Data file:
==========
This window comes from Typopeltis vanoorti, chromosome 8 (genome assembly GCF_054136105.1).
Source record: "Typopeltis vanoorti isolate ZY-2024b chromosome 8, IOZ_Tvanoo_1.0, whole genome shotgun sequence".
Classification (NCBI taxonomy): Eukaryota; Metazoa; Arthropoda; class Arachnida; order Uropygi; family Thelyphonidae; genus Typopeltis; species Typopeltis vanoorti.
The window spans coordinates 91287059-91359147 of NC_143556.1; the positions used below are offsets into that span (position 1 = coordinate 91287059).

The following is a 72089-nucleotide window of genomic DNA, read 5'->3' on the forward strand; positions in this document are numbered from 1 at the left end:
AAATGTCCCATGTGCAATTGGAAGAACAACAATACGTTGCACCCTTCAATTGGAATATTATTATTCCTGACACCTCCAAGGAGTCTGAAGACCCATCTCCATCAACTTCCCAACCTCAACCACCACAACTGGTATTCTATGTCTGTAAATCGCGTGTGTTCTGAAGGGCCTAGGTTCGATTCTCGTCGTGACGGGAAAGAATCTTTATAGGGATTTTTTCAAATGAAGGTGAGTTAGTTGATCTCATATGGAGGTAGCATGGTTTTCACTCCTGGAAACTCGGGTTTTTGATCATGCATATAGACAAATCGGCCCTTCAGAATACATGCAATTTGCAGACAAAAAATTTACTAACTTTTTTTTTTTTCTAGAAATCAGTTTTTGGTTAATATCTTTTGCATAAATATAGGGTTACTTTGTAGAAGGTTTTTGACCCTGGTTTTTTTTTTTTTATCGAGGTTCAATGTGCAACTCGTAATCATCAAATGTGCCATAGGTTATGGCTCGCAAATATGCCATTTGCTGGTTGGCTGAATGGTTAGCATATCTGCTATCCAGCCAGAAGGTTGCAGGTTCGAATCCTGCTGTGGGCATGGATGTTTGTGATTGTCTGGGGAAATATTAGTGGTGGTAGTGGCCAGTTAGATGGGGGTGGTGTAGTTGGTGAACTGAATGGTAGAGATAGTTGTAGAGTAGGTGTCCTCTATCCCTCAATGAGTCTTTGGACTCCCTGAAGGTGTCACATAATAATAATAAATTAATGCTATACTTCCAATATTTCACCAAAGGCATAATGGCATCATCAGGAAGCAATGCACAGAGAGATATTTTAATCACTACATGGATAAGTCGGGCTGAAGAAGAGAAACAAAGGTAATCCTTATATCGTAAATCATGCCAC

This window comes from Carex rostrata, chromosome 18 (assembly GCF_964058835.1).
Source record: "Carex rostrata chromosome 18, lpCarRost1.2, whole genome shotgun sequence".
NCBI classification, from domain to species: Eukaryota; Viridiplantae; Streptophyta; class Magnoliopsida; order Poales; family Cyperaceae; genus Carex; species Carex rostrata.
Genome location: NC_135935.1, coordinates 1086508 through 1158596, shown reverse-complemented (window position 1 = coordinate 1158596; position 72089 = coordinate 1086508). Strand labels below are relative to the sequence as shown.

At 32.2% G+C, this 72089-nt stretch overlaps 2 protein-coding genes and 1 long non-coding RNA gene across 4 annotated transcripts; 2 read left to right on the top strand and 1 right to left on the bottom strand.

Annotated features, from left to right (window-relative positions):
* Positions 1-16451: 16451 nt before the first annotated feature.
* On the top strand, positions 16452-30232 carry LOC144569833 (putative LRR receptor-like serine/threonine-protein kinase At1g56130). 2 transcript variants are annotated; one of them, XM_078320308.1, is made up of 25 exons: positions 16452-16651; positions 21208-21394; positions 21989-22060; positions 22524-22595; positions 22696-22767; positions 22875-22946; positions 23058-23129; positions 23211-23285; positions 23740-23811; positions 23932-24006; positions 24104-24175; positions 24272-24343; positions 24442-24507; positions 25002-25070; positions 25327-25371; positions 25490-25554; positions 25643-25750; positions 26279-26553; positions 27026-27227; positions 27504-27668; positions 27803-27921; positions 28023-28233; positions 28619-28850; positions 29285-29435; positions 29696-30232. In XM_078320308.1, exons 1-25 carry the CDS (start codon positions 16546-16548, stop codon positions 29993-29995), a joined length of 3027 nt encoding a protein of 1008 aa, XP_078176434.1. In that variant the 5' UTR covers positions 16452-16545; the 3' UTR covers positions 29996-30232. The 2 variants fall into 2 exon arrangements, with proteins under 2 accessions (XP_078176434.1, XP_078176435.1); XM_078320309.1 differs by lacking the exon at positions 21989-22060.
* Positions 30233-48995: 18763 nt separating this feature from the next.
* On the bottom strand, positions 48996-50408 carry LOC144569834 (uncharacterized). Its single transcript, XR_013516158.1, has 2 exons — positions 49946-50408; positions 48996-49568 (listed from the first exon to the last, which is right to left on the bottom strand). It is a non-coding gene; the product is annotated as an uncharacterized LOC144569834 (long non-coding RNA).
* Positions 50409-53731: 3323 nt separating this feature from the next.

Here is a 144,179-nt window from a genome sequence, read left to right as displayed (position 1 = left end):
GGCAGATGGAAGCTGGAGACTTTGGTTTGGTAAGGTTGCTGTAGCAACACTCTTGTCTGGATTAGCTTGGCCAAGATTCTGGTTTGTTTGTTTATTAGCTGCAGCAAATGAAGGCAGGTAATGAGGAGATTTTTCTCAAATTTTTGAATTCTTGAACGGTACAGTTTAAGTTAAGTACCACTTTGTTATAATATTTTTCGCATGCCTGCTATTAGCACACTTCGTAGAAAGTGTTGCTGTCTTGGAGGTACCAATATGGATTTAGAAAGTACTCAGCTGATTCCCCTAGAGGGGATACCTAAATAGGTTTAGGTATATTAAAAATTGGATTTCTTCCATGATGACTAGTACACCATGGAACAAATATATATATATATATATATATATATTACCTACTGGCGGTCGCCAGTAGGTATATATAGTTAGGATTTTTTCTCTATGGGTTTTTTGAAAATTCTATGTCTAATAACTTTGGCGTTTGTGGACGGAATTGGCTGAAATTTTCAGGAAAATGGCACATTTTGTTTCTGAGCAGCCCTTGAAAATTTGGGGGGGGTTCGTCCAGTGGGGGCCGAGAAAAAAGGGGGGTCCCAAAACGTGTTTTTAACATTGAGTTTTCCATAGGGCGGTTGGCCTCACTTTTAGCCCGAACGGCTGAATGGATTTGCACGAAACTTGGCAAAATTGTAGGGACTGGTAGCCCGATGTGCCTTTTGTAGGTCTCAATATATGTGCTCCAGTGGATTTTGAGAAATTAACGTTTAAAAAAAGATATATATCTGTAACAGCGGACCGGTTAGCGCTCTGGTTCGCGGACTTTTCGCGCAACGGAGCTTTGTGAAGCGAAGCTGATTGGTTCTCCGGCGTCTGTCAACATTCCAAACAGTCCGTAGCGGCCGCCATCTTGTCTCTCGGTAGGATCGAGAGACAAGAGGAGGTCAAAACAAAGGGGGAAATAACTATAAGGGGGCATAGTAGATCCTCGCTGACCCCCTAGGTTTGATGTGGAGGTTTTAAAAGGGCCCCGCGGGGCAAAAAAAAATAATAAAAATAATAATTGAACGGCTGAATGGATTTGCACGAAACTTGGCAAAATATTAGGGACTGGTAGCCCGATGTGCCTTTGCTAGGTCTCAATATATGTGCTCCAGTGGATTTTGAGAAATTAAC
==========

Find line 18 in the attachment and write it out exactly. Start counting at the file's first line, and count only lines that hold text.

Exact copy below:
Here is a 144,179-nt window from a genome sequence, read left to right as displayed (position 1 = left end):